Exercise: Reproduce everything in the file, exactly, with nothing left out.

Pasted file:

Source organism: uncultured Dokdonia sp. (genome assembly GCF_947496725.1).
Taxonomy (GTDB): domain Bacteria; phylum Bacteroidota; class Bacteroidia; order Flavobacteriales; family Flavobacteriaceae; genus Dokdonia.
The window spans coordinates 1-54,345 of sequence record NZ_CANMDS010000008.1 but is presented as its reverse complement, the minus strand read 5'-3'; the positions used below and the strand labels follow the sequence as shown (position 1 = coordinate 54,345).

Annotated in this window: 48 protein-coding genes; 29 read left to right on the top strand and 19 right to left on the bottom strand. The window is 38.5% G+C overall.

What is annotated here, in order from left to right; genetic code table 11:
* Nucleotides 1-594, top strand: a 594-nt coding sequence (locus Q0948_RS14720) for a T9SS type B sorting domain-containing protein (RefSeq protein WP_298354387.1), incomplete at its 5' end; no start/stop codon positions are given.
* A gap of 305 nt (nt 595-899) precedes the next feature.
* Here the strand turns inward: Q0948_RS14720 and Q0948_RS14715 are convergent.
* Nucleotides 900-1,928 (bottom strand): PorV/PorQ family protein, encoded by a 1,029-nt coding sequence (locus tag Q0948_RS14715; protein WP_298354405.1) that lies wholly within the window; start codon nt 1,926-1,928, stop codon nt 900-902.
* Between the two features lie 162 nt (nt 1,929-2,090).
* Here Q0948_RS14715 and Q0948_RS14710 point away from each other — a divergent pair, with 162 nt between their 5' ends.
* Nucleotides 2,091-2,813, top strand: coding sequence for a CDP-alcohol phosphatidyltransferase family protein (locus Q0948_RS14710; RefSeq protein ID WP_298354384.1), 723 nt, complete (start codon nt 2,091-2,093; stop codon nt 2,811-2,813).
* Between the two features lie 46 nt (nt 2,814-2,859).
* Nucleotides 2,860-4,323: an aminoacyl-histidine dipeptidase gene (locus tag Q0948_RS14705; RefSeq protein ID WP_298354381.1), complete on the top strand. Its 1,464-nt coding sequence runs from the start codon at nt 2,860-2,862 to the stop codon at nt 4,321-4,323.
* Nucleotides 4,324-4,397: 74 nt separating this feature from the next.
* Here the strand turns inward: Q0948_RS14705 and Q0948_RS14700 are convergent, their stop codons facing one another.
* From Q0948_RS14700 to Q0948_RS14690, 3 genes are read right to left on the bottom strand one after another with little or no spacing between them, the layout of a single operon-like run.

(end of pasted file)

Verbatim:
Source organism: uncultured Dokdonia sp. (genome assembly GCF_947496725.1).
Taxonomy (GTDB): domain Bacteria; phylum Bacteroidota; class Bacteroidia; order Flavobacteriales; family Flavobacteriaceae; genus Dokdonia.
The window spans coordinates 1-54,345 of sequence record NZ_CANMDS010000008.1 but is presented as its reverse complement, the minus strand read 5'-3'; the positions used below and the strand labels follow the sequence as shown (position 1 = coordinate 54,345).

Annotated in this window: 48 protein-coding genes; 29 read left to right on the top strand and 19 right to left on the bottom strand. The window is 38.5% G+C overall.

What is annotated here, in order from left to right; genetic code table 11:
* Nucleotides 1-594, top strand: a 594-nt coding sequence (locus Q0948_RS14720) for a T9SS type B sorting domain-containing protein (RefSeq protein WP_298354387.1), incomplete at its 5' end; no start/stop codon positions are given.
* A gap of 305 nt (nt 595-899) precedes the next feature.
* Here the strand turns inward: Q0948_RS14720 and Q0948_RS14715 are convergent.
* Nucleotides 900-1,928 (bottom strand): PorV/PorQ family protein, encoded by a 1,029-nt coding sequence (locus tag Q0948_RS14715; protein WP_298354405.1) that lies wholly within the window; start codon nt 1,926-1,928, stop codon nt 900-902.
* Between the two features lie 162 nt (nt 1,929-2,090).
* Here Q0948_RS14715 and Q0948_RS14710 point away from each other — a divergent pair, with 162 nt between their 5' ends.
* Nucleotides 2,091-2,813, top strand: coding sequence for a CDP-alcohol phosphatidyltransferase family protein (locus Q0948_RS14710; RefSeq protein ID WP_298354384.1), 723 nt, complete (start codon nt 2,091-2,093; stop codon nt 2,811-2,813).
* Between the two features lie 46 nt (nt 2,814-2,859).
* Nucleotides 2,860-4,323: an aminoacyl-histidine dipeptidase gene (locus tag Q0948_RS14705; RefSeq protein ID WP_298354381.1), complete on the top strand. Its 1,464-nt coding sequence runs from the start codon at nt 2,860-2,862 to the stop codon at nt 4,321-4,323.
* Nucleotides 4,324-4,397: 74 nt separating this feature from the next.
* Here the strand turns inward: Q0948_RS14705 and Q0948_RS14700 are convergent, their stop codons facing one another.
* From Q0948_RS14700 to Q0948_RS14690, 3 genes are read right to left on the bottom strand one after another with little or no spacing between them, the layout of a single operon-like run.